To demonstrate the usefulness of this new scientific tool, at the end of the project the developed chip-sized microscope will be used to observe in real-time...
Astronomers from Bonn and Tautenburg in Thuringia (Germany) used the 100-m radio telescope at Effelsberg to observe several galaxy clusters. At the edges of these large accumulations of dark matter, stellar systems (galaxies), hot gas, and charged particles, they found magnetic fields that are exceptionally ordered over distances of many million light years. This makes them the most extended magnetic fields in the universe known so far.
The results will be published on March 22 in the journal „Astronomy & Astrophysics“.
Galaxy clusters are the largest gravitationally bound structures in the universe. With a typical extent of about 10 million light years, i.e. 100 times the...
Researchers at the Goethe University Frankfurt, together with partners from the University of Tübingen in Germany and Queen Mary University as well as Francis Crick Institute from London (UK) have developed a novel technology to decipher the secret ubiquitin code.
Ubiquitin is a small protein that can be linked to other cellular proteins, thereby controlling and modulating their functions. The attachment occurs in many...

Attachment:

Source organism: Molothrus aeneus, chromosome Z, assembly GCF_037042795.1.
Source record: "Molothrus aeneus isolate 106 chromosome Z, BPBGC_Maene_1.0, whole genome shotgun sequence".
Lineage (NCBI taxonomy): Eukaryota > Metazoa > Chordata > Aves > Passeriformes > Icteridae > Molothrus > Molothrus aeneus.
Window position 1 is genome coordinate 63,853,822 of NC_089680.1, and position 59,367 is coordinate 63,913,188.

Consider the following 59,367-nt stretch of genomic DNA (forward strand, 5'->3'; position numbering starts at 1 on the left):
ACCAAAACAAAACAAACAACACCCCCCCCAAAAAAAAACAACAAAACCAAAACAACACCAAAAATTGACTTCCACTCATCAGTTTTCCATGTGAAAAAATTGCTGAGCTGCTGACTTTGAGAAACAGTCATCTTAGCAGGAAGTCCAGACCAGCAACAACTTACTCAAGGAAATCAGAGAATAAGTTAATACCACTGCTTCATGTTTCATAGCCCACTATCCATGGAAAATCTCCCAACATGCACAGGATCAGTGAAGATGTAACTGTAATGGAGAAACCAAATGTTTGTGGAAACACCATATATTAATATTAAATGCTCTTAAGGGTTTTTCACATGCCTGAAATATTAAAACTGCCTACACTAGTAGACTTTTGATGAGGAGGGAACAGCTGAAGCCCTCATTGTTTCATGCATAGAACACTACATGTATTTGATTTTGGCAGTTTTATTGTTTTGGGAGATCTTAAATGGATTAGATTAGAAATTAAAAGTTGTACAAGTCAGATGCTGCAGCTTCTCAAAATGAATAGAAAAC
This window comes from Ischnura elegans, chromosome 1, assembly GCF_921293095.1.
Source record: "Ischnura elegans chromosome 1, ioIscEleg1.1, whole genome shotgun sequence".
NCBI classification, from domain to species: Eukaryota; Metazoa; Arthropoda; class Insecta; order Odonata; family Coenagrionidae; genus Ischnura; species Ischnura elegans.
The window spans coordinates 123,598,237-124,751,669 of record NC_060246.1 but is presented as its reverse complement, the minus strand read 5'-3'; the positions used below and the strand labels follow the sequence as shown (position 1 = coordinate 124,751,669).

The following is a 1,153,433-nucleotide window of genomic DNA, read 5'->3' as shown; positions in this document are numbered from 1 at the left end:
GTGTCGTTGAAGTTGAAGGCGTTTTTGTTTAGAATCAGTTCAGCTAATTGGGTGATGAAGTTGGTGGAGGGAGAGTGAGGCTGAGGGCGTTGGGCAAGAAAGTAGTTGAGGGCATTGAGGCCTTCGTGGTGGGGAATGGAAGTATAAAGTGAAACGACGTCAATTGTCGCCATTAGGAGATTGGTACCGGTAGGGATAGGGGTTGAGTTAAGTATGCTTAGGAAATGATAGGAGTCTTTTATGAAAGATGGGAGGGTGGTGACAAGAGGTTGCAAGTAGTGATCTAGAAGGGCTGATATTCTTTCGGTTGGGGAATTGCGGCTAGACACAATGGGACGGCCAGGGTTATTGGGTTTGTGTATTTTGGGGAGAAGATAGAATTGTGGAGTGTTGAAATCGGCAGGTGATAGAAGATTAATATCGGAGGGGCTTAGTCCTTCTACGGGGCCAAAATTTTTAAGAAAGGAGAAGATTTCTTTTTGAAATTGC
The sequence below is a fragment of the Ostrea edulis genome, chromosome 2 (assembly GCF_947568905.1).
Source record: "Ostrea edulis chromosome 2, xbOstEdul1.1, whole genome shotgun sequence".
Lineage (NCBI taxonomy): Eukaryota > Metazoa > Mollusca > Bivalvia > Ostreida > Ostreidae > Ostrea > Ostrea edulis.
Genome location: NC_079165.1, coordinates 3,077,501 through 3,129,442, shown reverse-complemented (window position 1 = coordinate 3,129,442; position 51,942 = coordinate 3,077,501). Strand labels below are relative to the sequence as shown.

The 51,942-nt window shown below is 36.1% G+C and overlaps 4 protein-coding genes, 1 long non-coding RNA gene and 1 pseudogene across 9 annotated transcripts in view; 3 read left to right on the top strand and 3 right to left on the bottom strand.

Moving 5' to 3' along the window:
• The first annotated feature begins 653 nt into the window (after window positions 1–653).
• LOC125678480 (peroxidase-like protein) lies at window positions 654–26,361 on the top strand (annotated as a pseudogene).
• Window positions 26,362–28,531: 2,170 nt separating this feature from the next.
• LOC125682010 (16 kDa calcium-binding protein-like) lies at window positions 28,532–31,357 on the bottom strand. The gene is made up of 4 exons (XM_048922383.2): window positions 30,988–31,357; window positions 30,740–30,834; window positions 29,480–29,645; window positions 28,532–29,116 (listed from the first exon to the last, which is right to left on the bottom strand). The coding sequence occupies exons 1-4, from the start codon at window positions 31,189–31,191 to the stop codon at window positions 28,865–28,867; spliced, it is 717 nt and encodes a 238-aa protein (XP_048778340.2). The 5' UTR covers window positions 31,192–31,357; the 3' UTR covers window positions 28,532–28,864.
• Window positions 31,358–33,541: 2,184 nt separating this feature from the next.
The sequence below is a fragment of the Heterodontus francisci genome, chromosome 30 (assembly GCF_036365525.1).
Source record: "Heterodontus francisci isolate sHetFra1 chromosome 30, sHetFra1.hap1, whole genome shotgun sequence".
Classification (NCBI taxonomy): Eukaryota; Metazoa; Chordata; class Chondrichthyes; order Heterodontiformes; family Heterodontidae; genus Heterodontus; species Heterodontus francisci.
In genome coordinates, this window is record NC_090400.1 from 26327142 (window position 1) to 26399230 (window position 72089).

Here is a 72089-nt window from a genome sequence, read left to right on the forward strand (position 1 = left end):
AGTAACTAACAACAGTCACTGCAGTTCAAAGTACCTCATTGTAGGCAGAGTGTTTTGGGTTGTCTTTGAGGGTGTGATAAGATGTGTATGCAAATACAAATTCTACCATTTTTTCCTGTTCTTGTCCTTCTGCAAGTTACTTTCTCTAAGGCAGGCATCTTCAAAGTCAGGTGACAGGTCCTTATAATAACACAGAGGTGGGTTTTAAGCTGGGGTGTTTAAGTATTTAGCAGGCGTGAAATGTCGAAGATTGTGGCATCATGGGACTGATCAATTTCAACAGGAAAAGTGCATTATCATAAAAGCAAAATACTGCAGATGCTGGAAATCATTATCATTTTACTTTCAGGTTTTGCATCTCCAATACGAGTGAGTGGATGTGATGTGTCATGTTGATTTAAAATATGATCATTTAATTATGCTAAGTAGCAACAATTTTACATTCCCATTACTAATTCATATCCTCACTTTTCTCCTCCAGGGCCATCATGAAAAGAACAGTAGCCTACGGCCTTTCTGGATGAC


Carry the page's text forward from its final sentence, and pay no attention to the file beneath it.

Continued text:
In the eternal search for next generation high-efficiency solar cells and LEDs, scientists at Los Alamos National Laboratory and their partners are creating...
Silicon nanosheets are thin, two-dimensional layers with exceptional optoelectronic properties very similar to those of graphene. Albeit, the nanosheets are less stable. Now researchers at the Technical University of Munich (TUM) have, for the first time ever, produced a composite material combining silicon nanosheets and a polymer that is both UV-resistant and easy to process. This brings the scientists a significant step closer to industrial applications like flexible displays and photosensors.
Silicon nanosheets are thin, two-dimensional layers with exceptional optoelectronic properties very similar to those of graphene. Albeit, the nanosheets are...
20.03.2017 | Event News
14.03.2017 | Event News
07.03.2017 | Event News
28.03.2017 | Life Sciences
28.03.2017 | Information Technology
28.03.2017 | Physics and Astronomy